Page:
So, over the past two years, I have experimented with real double rope climbing for tree work and have learned many things about the process. One of the things to point out is that it is already a safety requirement for tree workers to be tied in twice while using a chainsaw and highly recommended while using a handsaw. The Ansi standard reads: "6.3.7 Arborists shall be tied in and use a second means of being secured (i.e., work positioning lanyard or second climbing line) when operating a chain saw in a tree."
I will be the first to admit that for much of my climbing career, I have taken this as a good suggestion but i have been known to cheat especially when out on a limb where lanyarding in is pointless and also for the sake of speeding up production. I have made many cuts with just one point of attachment.
When I started regularly climbing with two lines, I assumed that the going would be almost impossible and slow and tedious. But I committed myself to try it for a while. I committed to the experiment of using two ropes, two tie in points, and two anchor points at all times while aloft.
At the beginning, the going was very slow, I realized that several things would have to change in my setup to make it work. With one bridge on my harness, my ropes would quickly become tangled and impossible to coordinate.
Then I began using two separate bridges and two swivels. When I installed two Rock Exotica swivels on my harness, I read the instructions and right at the top were explicit instructions “NEVER trust your life to a single tool, must always use a backup” i looked at their carabiners and they say the same thing. Very good, sensible advice, if you think about it.
The swivels and two bridges opened up a lot of movements that were off limits before, such as 180 degree turns. Using only one bridge, I was limited to one line being on the left and the other on the right. The swivels and two bridges allow each system to be passed over the body and orient themselves correctly.
The safety advantages of this system were obvious from the beginning. Whereas before, I would say little mantras to remind myself to clip in twice when making cuts, I was a cheater and would often make cuts without a secondary tie just for the sake of expediency. Another advantage I found was that I started to backup questionable tie in points. I can remember clearly setting a TIP point and thinking that the TIP had probably 90% chance of not failing. Instead of removing my rope and installing it lower I would think; “90% is still an “A” and it will give me such solid work angles to work the tree!” The truth is that 90% is really an “F” if you have a 10% chance of dying. By using a second line, I can take now take advantage of the 90% crotch with one line but also have a 100% tie in point for my other line. In the unlikely event that my tie-in-point fails, I am still securely tied in elsewhere. I am also able to distribute my weight amongst more and more of the tree allowing me further access to the tips of the branches.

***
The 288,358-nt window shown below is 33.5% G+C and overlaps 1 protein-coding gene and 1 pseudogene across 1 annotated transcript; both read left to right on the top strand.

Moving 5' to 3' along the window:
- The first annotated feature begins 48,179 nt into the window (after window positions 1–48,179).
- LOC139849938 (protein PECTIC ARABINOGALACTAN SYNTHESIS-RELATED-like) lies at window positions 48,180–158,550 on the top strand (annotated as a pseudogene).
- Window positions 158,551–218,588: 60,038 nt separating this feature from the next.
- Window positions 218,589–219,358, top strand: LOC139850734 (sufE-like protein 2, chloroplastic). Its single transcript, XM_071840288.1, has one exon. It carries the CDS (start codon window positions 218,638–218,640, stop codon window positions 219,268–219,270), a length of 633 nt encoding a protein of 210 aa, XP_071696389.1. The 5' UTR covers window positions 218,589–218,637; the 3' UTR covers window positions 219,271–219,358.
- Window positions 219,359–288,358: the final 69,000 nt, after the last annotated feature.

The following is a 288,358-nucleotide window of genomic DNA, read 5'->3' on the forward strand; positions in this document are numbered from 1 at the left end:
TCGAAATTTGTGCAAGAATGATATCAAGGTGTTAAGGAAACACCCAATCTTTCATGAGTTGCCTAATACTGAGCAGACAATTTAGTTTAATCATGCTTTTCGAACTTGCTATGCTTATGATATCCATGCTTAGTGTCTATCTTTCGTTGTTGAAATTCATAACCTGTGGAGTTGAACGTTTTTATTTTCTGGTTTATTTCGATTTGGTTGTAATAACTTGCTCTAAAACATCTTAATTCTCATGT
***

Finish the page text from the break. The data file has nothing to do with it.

Being able to triangulate my system also helps work positioning as well. Balancing becomes easier if you are able to lean against two different points instead of one. Another perk is that when you need to pass through a redirect or around an obstacle, you never have to unweight your last redirect, you can keep tension in one rope and give slack to the other to pass it through the redirect. By alternating ropes and redirects you can pass your lines further and further out on the canopy, never having to introduce total slack into your system.
After two years of approaching all trees, big or small with two systems is that there are definite advantages. I can not say that it has increased my production. There are downsides as well, more gear, more time setting up the gear, tangles etc.. When I was a DdRT climber, I used to manage two feet of rope for every foot of rope I actually traveled. When I changed gears and straightened out my line, I managed one foot of line for every foot of rope I traveled, this bumped up my production greatly. Now I have gone back to managing 2 feet of rope for every foot traveled but I have also added another tail, another level of safety, another option for route planning.
This work is a practice, it is not a race. Adding another rope and system into my daily work practice takes a bit longer but it has increased my options as well as my margin of safety. Like the practice of always wearing a helmet, always putting on eye pro, always double checking your tie in points; being tied in twice is one of those things that will help us to come home at the end of every day.
Please leave your thoughts and comments below!